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The Internet ~ Concise and Simple

Tuesday 4th December 2012 (08:30AM)

(As with all "concise and simple" articles I assume no prior knowledge of the subject and keep the length to less than 1500 words.)

Have you ever wondered what makes it possible to serve web pages like this one, deliver an email or join a video conference, all seemingly in an instant? The answer is the Internet, a decentralised global network of computers. This article explains what's involved.

Devices on the Internet communicate using different yet related protocols. A protocol is a set of rules and conventions that explain how to communicate information. For example, although nothing to do with the Internet, Morse code is a sort of communication protocol.

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For the Internet to work, protocols are layered: each layer provides specific functionality needed to make the complete strata of layers work as a whole. Layers depend upon each other with lower levels providing services for the layers above.

At the very lowest layer are protocols concerning how information is physically sent from one device to another. At the very highest layer are protocols for information sharing systems such as the World Wide Web (WWW or just the "Web"), Email, Internet Relay Chat (IRC) and Voice Over IP to name but a few.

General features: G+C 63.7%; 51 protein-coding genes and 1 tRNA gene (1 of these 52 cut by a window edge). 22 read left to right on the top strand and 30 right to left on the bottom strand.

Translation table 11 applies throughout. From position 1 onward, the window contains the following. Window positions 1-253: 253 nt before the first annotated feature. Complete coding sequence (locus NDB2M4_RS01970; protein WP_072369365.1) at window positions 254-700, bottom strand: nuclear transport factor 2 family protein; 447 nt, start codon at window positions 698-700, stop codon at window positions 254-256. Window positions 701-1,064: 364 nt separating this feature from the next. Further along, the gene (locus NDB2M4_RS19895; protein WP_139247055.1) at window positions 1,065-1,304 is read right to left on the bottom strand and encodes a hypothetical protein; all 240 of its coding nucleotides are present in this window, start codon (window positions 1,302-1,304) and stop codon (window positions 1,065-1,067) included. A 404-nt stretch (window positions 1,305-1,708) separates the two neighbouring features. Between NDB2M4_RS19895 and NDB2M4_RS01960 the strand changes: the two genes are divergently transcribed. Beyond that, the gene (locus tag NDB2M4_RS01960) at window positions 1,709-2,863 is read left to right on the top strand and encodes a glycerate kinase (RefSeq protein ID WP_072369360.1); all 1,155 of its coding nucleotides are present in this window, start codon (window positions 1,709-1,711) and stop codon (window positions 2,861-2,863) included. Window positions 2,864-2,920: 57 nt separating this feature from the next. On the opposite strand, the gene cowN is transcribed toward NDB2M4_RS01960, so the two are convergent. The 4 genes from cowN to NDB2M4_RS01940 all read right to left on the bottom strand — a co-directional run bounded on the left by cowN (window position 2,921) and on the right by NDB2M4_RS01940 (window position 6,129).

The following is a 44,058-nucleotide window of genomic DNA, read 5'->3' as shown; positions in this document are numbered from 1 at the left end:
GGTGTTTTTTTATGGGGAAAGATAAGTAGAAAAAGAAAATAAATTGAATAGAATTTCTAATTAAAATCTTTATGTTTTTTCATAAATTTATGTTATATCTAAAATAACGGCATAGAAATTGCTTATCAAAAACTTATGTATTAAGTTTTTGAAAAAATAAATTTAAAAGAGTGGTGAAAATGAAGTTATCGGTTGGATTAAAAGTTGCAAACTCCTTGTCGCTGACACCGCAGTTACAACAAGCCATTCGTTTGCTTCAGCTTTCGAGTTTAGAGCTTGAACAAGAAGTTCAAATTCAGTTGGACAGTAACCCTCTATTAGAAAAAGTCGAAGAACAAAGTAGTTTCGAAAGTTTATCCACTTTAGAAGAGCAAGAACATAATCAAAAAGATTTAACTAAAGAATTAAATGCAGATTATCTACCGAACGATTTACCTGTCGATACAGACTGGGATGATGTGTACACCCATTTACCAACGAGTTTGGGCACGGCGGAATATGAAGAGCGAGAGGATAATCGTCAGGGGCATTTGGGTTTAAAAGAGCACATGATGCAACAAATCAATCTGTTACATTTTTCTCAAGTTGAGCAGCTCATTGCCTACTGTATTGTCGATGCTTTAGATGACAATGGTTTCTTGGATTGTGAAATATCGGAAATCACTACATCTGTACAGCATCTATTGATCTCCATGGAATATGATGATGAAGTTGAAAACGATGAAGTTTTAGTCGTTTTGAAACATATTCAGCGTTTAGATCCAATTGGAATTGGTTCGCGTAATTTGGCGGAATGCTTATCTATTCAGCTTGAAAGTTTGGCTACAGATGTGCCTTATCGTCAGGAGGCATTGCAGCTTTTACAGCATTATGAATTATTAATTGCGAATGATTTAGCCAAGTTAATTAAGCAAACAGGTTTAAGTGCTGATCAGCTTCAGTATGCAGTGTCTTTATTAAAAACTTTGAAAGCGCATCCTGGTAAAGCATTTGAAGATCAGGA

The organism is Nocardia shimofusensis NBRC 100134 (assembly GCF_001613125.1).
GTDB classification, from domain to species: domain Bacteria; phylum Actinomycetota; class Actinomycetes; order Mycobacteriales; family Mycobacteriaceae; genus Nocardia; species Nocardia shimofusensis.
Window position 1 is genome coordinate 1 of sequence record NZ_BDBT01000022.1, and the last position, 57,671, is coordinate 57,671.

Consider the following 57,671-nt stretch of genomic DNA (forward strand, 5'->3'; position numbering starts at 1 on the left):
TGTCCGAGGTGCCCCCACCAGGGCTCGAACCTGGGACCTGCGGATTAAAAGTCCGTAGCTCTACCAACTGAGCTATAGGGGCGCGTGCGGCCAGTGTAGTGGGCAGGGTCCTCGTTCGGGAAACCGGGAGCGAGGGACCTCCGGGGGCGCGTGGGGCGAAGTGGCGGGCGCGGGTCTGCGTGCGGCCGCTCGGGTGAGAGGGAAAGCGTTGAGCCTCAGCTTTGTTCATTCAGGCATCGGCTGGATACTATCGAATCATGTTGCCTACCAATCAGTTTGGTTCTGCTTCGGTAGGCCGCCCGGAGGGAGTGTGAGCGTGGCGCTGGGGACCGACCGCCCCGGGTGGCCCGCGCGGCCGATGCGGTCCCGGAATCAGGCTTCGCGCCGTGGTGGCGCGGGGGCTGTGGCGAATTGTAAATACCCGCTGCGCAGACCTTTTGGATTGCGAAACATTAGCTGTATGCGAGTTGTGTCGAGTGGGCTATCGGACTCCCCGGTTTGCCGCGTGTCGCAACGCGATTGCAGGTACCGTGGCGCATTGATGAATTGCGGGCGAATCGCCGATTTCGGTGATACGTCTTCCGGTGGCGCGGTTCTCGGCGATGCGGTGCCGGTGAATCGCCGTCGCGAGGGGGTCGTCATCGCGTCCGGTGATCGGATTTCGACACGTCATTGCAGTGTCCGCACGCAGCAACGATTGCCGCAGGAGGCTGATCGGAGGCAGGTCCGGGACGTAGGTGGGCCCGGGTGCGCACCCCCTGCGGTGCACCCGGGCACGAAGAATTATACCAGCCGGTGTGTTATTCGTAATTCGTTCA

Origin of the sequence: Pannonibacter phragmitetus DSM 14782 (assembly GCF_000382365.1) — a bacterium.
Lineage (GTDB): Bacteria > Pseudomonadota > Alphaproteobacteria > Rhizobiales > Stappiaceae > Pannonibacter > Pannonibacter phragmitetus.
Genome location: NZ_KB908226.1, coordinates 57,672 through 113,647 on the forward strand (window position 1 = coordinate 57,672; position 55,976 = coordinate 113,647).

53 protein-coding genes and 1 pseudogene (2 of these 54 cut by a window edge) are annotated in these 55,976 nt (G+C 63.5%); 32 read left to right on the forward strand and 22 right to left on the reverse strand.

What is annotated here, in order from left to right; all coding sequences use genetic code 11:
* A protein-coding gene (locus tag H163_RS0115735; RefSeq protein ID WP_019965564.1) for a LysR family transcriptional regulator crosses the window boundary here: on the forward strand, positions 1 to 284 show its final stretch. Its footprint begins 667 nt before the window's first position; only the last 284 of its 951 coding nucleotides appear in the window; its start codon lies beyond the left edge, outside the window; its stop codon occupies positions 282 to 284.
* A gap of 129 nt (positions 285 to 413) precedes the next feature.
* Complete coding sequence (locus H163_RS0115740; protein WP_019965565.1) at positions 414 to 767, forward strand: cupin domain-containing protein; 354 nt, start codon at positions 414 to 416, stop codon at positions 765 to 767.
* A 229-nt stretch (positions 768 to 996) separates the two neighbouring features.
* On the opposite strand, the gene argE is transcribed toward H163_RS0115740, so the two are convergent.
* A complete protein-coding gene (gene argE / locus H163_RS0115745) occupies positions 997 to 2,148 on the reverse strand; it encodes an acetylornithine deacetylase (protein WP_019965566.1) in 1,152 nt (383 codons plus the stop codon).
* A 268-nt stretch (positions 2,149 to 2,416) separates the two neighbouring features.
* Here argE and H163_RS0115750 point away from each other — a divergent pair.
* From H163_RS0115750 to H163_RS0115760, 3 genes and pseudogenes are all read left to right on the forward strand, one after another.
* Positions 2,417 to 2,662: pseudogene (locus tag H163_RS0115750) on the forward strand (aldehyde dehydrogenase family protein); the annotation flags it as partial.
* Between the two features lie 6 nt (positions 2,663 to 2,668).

These layers have been formalised by the ISO (International Standards Organisation) as the Open Systems Interconnection model. It has seven layers:

  1. The physical layer describes the physical characteristics of communication. For example, protocols at this level specify voltages, layout of plugs and sockets, radio frequencies and so on depending on the physical medium of communication. A helpful transport based analogy is that it's like describing roads as being made of asphalt, traffic lights as having three colours and certain markings being painted where roads intersect.
  2. The data link layer concerns the transfer of information between neighbouring nodes in a network. Some protocols at this level detect and possibly correct errors that may occur in the physical layer. To continue the transport analogy, this layer is the traffic officer controlling and directing the flow of traffic between adjacent neighbourhoods or the practice of stopping at red traffic lights and understanding who has right of way at a roundabout.
  3. The network layer contains protocols that describe how information should be routed across a network including descriptions of how messages should be forwarded to their intended recipient. Its function is similar to that of a navigator reading a map and listening to traffic reports in order to find the route for a long car journey.
  4. The transport layer gives the impression of linking places on the network for a (usually reliable) exchange of information. This may include error detection and correction, flow control (how much information is sent at a time) and segmentation (how messages are split up in to their constituent parts and re-assembled at the receiving end). This is like being able to send letters: your post box and the recipient's letter box are connected together through the workings of the Post Office (the transport layer).